Purdue filed for chapter 11 bankruptcy this week as part of its signed resolution to over 2,000 lawsuits. The deal would see the Sackler family that owns Purdue give $3 billion from their personal wealth and the company turned into a trust committed to curbing and reversing overdoses.

Aerial view of Genentech's campus in South San Francisco [Credit: Getty]

Genen­tech sub­mits a big plan to ex­pand its South San Fran­cis­co foot­print

The sign is still there, a quaint reminder of whitewashed concrete not 5 miles from Genentech’s sprawling, chrome-and-glass campus: South Francisco The Industrial City. 

The city keeps the old sign, first erected in 1923, as a tourist site and a kind of civic memento to the days it packed meat, milled lumber and burned enough steel to earn the moniker “Smokestack of the Peninsula.” But the real indication of where you are and how much has changed both in San Francisco and in the global economy since a couple researchers and investors rented out an empty warehouse 40 years ago comes in a far smaller blue sign, resembling a Rotary Club post, off the highway: South San Francisco, The Birthplace of Biotech.

While No­var­tis ban­ish­es Zol­gens­ma scan­dal scars — Bio­gen goes on a Spin­raza 'of­fen­sive'

While Novartis painstakingly works to mop up the stench of the data manipulation scandal associated with its expensive gene therapy for spinal muscular atrophy (SMA) Zolgensma— rival Biogen is attempting to expand the use of its SMA therapy, Spinraza.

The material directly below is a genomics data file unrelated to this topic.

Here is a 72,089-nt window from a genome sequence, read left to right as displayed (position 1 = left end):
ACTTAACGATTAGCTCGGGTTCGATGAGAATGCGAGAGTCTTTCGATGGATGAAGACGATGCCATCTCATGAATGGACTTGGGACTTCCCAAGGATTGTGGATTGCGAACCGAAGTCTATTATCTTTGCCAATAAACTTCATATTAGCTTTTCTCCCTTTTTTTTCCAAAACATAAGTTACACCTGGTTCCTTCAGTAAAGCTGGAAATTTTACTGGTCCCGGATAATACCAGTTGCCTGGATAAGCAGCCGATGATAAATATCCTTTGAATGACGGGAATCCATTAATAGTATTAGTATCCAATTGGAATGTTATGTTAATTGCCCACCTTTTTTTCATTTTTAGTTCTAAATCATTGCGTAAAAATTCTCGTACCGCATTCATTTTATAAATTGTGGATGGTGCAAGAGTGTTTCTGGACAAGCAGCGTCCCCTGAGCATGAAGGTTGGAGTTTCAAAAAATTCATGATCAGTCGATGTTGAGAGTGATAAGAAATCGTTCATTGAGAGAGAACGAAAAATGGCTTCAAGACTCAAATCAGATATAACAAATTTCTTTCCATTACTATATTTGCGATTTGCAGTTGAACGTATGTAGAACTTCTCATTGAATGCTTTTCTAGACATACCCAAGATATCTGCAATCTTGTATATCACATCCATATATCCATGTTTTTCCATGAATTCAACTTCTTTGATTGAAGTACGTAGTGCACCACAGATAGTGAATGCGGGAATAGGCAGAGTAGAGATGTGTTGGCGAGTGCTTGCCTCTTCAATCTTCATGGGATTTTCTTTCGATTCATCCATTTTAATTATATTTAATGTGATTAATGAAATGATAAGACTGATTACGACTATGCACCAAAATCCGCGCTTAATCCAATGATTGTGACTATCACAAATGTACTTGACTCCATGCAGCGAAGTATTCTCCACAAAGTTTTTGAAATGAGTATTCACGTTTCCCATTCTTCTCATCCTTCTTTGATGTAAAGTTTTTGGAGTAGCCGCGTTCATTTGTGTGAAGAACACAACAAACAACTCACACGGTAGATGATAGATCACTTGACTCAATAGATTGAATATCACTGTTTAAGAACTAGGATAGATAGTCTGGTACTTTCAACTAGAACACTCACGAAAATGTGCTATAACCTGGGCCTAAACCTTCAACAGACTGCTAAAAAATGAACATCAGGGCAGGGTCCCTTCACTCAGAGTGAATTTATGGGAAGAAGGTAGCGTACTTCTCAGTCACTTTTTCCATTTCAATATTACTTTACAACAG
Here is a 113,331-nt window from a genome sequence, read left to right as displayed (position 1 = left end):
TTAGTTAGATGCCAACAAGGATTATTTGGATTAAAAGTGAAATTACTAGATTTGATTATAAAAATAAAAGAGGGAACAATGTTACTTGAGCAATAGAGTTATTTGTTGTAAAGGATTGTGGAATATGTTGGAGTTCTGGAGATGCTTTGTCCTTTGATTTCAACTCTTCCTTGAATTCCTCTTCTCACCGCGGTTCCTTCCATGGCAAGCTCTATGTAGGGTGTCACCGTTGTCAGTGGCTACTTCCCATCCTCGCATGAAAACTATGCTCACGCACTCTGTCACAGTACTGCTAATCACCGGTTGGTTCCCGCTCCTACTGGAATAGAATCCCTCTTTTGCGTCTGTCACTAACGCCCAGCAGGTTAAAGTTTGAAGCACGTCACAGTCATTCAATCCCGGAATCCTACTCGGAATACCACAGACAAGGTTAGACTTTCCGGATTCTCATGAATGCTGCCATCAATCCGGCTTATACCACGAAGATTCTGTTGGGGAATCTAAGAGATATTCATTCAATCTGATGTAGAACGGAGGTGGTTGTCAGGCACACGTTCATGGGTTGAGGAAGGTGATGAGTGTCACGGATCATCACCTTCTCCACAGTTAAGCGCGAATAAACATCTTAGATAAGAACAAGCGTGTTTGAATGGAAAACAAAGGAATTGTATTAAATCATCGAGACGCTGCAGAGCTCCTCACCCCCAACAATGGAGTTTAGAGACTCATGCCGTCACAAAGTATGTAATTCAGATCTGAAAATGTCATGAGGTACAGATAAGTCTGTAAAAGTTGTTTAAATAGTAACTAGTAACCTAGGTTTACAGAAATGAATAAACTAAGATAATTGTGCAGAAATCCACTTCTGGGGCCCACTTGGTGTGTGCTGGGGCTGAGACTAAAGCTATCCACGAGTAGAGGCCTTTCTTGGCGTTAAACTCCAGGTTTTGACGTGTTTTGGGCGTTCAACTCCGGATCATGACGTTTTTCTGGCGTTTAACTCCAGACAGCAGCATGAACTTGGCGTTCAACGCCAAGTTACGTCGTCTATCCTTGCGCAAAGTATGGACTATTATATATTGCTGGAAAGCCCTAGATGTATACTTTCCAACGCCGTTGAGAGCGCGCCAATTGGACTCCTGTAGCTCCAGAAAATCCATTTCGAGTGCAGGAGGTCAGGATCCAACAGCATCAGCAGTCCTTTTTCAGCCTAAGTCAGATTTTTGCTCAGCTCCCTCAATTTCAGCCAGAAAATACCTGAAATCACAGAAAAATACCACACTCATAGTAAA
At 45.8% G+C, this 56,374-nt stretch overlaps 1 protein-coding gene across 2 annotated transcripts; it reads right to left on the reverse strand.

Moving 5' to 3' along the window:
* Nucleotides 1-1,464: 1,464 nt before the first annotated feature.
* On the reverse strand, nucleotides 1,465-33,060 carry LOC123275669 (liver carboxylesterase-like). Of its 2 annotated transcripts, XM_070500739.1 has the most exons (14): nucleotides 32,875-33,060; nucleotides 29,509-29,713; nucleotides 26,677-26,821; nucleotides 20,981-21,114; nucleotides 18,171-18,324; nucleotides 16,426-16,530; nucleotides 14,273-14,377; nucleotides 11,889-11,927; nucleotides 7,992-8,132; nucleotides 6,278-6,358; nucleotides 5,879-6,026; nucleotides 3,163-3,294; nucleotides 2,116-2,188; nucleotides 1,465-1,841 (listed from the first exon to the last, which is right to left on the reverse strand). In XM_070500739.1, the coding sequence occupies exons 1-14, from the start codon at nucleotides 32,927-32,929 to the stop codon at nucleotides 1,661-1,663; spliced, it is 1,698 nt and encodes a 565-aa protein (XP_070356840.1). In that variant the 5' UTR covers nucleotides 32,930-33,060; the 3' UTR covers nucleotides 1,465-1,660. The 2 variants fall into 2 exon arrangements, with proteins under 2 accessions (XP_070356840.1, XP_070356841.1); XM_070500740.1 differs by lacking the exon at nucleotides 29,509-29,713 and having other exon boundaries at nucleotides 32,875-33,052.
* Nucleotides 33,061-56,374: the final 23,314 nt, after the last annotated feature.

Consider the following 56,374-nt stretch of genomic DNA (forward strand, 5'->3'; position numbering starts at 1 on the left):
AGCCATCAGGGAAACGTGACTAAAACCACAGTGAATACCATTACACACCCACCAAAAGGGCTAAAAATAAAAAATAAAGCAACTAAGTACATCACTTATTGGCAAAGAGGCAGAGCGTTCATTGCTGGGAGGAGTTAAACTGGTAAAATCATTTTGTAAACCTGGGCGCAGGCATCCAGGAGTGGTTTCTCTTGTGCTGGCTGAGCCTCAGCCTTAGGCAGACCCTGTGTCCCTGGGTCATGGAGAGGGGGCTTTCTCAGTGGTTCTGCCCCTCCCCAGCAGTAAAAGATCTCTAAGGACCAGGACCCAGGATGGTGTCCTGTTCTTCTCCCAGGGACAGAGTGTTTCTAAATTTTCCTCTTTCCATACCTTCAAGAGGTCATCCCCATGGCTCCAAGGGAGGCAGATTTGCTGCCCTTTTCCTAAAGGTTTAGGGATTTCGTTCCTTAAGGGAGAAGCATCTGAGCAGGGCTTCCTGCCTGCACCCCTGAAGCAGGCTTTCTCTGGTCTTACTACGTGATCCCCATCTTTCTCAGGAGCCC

The US drugmaker $BIIB secured US approval for Spinraza for use in the often fatal genetic disease in 2016. The approval covered a broad range of patients with infantile-onset (most likely to develop Type 1) SMA. 

Jason Kelly. Mike Blake/Reuters via Adobe

Eye­ing big ther­a­peu­tic push, Gink­go bags $290M to build a cell pro­gram­ming em­pire

Ginkgo Bioworks is on a roll. Days after publicizing a plan to nurture new startups via partnerships with accelerators Y Combinator and Petri, the Boston biotech says it has raised another $290 million for its cell programming platform to reach further and wider.

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UP­DAT­ED: Speak­er Nan­cy Pelosi to un­veil bill for fed­er­al­ly ne­go­ti­at­ed drug prices

After months of buzz from both sides of the aisle, Speaker Nancy Pelosi will today introduce her plan to allow the federal government to negotiate prices for 250 prescription drugs, setting up a showdown with a pharmaceutical industry working overtime to prevent it.

The need to limit drug prices is a rare point of agreement between President Trump and Democrats, although the president has yet to comment on the proposal and will likely face pressure to back a more conservative option or no bill at all. Republican Senator Chuck Grassley is reportedly lobbying his fellow party members on a more modest proposal he negotiated with Democratic Senator Ron Wyden in July.